https://www.ebay.com/p/Axiom-Journey-Ad ... 1730669778

>Panniers..lots of options. Best bang for the buck I've found is Nashbar.
This is a front pannier..but will work fine for smaller volume on the back rack.
http://www.nashbar.com/webapp/wcs/store ... _563344_-1___

This is the back pannier
http://www.nashbar.com/webapp/wcs/store ... _563342_-1___

I have both front and back nashbar panniers(and Topeak h-bar bag)..they're very good. If you need to make sure something stays dry, line the pannier with a trash bag.

>I carry two water bottles on the frame (or three on my touring bike) and one in the underseat bag...when it's very hot. Camelbacks can carry more..maybe..but I don't care for a pack on my back when riding. Unless you're really..really out in the country, there's always a place to fill up a water bottle. Why carry the extra weight?

>Hi-vis, water wicking tshirt or long sleeve top, or a hi-vis cycling jacket. A cotton tshirt will get wet..ok when it's hot, really not ok when it isn't. Never been a fan of the vest thing..more stuff to flop around...can be hot too.

>Cycling shoes. These may seem an optional thing, but if you ride for a while and your shoe bends around the pedal cage, you'll wish you had cycling shoes. I have foot nerve damage form my early years in the late 70's. Thye make cycling shoes that have ridged soles and look like walking shoes.

>Cleats for your pedals..personal choice..somewhat, though for short town rides hey may not be needed. The latest and greatest SPD types are a standard these days and work well. They also have dual sided pedals. I still ride old school toeclips..if it ain't broke..they worked perfectly fine in the Tour de France for decades.

>Cycling shorts..get some. If you ride in street/hiking shorts with seams & underwear and get saddle sores or ingrown hairs, you'll know why people ride in cycling shorts..they're not a fashion-statement.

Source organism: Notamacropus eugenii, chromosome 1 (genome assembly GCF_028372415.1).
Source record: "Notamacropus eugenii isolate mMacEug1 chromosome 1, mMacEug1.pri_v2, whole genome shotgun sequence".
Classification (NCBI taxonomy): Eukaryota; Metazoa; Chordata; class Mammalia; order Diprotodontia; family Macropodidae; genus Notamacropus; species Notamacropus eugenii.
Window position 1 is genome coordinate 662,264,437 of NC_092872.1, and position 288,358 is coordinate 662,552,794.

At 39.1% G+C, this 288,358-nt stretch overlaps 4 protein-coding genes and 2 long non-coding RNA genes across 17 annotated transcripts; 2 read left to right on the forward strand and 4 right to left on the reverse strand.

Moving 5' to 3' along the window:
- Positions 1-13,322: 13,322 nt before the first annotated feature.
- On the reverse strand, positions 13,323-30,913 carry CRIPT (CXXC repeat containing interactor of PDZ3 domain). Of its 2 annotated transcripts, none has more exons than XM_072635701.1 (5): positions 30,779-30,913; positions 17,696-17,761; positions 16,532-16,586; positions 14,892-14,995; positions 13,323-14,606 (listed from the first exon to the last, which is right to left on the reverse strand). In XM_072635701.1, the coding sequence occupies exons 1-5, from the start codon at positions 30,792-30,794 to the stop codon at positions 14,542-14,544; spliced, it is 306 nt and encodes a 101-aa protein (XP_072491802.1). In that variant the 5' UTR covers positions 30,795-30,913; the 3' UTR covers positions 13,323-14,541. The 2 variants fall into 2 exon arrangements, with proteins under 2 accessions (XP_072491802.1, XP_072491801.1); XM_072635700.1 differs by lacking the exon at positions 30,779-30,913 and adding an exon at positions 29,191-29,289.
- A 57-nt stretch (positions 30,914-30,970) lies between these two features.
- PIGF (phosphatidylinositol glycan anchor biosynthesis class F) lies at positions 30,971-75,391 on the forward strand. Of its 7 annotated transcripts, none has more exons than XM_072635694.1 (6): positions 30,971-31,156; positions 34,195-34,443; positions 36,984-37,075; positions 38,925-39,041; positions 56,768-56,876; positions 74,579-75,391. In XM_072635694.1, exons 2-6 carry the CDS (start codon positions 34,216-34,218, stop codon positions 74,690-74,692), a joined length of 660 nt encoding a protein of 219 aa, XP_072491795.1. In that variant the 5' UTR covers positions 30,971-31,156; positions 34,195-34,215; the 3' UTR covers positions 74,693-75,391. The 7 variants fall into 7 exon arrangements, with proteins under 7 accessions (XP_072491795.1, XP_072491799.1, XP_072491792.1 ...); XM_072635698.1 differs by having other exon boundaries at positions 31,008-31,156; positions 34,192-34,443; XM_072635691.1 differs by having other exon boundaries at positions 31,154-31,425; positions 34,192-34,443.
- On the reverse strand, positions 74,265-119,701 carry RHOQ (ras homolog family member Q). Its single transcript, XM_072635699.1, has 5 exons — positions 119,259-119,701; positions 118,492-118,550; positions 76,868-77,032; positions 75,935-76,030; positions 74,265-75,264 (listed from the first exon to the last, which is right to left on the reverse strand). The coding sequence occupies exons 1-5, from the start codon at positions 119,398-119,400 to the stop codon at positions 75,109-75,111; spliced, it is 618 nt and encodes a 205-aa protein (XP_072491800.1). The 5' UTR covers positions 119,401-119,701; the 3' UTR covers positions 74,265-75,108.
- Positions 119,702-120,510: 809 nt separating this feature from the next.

alex_686
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Re: Essential Bike (bicycle) Accessories

Post by alex_686 » Mon Jul 17, 2017 1:52 pm

onthecusp wrote:For a few hours at the movie theatre then bigger cables (e.g. 3/8 diameter steel) or the U lock is a good idea.

All day in a dodgy part of town? Use both.
At a minimum, get a U-lock. It is the best option. I use a U-lock and cable but I live in a urban area where bike thieves can crack a cable lock fast.

Globalviewer58
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Re: Essential Bike (bicycle) Accessories

Post by Globalviewer58 » Mon Jul 17, 2017 2:27 pm

Chain tool. You will be walking if your chain comes apart. This goes in the small under seat bag.

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Re: Essential Bike (bicycle) Accessories

Post by itstoomuch » Mon Jul 17, 2017 2:41 pm

AirZound horn gets their attention :twisted:
I impressed some HD biker's and Seattle's bike mounted policemen :annoyed .
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Point
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Re: Essential Bike (bicycle) Accessories

Post by Point » Mon Jul 17, 2017 2:44 pm

I use bifocal safety glasses, clear for low light, dark for sunny conditions. Helmet, flashing tail light, headlight (both high intensity led battery), spare tubes, tire levers, water, tools.

alfaspider
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Re: Essential Bike (bicycle) Accessories

Post by alfaspider » Mon Jul 17, 2017 2:46 pm